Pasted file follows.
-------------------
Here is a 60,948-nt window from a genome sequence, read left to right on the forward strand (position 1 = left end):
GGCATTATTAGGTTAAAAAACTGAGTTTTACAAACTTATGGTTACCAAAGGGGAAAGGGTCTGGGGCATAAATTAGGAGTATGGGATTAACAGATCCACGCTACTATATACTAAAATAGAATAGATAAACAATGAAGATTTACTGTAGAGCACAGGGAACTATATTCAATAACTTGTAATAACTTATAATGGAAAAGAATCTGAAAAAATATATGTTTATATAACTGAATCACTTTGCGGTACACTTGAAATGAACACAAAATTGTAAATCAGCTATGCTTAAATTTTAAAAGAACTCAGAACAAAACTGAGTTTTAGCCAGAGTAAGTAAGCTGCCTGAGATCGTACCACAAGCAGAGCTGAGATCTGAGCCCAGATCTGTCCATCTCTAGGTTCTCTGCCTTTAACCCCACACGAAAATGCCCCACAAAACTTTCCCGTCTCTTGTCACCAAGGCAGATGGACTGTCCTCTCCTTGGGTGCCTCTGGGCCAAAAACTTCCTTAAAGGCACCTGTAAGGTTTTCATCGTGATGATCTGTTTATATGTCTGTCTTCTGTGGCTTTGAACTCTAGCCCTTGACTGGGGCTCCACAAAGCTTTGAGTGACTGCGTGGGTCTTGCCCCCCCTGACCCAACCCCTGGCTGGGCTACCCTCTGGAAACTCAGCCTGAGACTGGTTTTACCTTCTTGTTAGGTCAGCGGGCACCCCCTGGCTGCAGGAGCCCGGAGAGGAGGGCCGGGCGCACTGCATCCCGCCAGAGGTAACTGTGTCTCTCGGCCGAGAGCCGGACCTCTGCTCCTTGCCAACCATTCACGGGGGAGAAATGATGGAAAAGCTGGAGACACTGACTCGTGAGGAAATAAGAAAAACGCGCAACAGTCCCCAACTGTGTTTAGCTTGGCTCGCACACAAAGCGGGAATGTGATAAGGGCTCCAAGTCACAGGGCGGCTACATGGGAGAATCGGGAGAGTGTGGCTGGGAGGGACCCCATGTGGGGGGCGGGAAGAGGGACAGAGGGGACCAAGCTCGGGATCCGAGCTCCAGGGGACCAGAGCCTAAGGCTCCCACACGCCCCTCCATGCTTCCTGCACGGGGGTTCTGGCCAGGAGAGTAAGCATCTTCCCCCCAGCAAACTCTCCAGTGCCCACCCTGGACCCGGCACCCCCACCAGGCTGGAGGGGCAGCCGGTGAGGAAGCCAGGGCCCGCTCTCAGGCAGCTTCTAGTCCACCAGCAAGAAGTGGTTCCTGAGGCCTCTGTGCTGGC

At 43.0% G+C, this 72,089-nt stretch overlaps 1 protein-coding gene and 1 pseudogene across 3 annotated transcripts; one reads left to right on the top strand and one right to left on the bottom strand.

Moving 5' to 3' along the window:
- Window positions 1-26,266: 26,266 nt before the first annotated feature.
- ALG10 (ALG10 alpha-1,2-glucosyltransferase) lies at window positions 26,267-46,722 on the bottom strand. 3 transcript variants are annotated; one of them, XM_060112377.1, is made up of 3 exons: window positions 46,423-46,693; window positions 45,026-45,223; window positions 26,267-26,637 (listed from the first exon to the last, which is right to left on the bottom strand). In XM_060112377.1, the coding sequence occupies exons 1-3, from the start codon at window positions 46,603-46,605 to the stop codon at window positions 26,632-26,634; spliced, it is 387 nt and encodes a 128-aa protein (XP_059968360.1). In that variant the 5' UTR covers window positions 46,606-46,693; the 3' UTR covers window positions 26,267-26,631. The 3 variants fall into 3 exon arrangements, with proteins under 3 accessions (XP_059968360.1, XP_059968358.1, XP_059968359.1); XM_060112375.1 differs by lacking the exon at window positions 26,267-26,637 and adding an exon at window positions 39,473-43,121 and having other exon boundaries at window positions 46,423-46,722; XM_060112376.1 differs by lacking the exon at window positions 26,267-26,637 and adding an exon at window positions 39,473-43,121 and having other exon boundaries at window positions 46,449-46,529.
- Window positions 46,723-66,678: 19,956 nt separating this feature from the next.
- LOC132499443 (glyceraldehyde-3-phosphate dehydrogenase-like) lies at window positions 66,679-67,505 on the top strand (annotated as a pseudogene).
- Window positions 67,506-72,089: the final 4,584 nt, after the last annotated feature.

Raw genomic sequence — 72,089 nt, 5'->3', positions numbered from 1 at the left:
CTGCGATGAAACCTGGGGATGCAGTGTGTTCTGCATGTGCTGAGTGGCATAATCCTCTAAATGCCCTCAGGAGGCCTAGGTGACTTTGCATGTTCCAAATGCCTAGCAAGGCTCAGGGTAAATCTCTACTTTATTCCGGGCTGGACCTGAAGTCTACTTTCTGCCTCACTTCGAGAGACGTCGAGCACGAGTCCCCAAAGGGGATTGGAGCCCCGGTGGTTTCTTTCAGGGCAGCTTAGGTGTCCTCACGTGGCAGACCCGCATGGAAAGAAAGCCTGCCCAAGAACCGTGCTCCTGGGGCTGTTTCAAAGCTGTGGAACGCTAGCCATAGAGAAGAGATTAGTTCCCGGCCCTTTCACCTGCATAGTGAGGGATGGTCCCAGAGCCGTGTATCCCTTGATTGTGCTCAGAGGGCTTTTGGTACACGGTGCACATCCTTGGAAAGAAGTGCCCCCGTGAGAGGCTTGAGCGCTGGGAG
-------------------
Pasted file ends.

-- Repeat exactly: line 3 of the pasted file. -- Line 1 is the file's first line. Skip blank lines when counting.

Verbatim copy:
At 43.0% G+C, this 72,089-nt stretch overlaps 1 protein-coding gene and 1 pseudogene across 3 annotated transcripts; one reads left to right on the top strand and one right to left on the bottom strand.